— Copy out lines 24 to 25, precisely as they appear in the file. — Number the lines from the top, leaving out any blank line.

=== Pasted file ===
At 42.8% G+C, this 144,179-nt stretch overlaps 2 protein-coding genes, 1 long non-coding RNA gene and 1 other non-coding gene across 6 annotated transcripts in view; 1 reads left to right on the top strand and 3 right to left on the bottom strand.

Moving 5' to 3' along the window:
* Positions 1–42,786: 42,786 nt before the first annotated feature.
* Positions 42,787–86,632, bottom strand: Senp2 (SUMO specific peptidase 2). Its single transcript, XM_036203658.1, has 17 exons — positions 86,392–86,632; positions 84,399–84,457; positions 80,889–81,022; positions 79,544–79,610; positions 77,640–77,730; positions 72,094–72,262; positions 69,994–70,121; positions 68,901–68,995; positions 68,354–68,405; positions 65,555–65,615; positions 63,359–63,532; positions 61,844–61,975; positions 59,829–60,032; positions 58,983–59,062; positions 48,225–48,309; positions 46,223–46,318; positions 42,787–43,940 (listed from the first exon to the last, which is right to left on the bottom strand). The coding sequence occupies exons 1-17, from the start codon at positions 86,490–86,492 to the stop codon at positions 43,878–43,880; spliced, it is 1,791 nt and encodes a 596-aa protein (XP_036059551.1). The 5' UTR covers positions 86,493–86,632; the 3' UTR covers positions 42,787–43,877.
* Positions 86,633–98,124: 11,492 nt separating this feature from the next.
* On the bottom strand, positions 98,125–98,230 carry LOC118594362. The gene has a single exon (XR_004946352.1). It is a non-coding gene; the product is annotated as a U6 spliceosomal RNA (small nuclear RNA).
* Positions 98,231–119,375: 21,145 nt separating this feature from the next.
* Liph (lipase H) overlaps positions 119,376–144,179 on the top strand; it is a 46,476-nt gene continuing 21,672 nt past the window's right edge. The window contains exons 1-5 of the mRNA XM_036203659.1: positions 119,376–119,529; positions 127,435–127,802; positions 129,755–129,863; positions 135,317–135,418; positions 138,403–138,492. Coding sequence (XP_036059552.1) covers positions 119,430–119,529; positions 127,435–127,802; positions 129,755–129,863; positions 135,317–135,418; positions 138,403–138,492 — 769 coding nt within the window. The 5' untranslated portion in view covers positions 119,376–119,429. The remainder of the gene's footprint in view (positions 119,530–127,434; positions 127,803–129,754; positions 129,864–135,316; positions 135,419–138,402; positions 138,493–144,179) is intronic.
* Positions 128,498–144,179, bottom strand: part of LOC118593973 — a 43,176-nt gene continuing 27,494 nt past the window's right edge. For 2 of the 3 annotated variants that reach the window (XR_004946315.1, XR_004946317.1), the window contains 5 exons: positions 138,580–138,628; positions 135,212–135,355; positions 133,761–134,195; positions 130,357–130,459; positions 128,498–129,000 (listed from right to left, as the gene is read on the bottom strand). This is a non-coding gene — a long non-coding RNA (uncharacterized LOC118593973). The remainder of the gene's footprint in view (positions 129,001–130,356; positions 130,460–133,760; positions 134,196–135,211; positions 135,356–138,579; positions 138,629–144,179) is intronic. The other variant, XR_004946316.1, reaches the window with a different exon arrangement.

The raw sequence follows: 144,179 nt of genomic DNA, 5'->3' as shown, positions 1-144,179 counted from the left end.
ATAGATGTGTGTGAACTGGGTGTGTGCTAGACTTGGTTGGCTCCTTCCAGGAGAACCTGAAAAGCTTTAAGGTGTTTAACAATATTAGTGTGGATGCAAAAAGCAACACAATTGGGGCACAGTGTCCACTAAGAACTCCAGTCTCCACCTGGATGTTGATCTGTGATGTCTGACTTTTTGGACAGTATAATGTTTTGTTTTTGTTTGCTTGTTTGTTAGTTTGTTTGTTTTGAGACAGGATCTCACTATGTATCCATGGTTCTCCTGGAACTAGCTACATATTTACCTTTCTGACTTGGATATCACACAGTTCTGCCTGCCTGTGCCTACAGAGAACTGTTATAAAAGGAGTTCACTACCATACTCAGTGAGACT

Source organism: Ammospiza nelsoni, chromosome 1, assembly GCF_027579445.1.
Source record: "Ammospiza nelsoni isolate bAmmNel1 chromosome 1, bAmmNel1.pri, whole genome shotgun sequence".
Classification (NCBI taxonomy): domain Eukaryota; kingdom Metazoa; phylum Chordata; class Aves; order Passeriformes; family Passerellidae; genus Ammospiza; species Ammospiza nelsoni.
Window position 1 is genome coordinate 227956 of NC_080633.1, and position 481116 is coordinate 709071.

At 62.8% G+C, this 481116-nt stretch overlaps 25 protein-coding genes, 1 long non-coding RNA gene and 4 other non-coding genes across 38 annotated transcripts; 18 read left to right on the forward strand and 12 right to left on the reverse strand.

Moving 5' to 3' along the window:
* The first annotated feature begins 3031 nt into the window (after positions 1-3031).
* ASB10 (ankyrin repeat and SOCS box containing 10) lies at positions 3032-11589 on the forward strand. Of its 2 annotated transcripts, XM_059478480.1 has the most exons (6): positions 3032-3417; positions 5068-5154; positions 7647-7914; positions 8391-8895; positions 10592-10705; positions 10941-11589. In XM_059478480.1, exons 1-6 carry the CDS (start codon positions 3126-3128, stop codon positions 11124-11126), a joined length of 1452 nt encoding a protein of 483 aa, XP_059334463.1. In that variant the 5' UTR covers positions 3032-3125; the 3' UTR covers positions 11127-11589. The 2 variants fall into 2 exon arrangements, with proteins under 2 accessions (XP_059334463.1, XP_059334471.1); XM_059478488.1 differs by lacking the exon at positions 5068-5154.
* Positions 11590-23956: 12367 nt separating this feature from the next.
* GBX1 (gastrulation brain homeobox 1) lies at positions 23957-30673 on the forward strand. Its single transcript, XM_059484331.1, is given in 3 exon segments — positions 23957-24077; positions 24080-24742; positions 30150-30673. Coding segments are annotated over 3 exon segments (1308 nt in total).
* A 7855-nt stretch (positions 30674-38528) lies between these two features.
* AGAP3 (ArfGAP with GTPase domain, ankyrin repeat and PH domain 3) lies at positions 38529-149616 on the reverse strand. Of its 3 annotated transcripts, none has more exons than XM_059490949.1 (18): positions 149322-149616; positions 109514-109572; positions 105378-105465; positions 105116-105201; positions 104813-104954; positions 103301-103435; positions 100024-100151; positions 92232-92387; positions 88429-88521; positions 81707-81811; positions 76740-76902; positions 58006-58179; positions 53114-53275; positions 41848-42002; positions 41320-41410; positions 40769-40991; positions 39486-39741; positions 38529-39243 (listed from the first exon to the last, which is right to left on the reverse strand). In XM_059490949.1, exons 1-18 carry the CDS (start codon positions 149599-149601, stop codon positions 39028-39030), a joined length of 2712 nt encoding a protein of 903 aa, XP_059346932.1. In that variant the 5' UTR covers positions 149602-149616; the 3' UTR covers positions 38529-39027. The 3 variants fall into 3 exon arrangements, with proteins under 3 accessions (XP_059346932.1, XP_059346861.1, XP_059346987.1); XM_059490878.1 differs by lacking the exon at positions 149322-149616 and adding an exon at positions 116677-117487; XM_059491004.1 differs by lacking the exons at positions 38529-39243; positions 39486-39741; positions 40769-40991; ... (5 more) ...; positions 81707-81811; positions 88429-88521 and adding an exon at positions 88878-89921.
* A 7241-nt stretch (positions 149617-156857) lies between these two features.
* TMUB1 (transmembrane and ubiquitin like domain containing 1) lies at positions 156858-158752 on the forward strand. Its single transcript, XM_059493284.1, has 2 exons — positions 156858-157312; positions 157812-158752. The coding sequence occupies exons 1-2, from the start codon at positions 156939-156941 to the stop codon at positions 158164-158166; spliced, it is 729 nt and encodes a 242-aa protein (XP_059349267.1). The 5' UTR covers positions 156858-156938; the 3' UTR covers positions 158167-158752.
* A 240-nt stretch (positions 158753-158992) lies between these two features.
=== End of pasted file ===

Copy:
* A 7241-nt stretch (positions 149617-156857) lies between these two features.
* TMUB1 (transmembrane and ubiquitin like domain containing 1) lies at positions 156858-158752 on the forward strand. Its single transcript, XM_059493284.1, has 2 exons — positions 156858-157312; positions 157812-158752. The coding sequence occupies exons 1-2, from the start codon at positions 156939-156941 to the stop codon at positions 158164-158166; spliced, it is 729 nt and encodes a 242-aa protein (XP_059349267.1). The 5' UTR covers positions 156858-156938; the 3' UTR covers positions 158167-158752.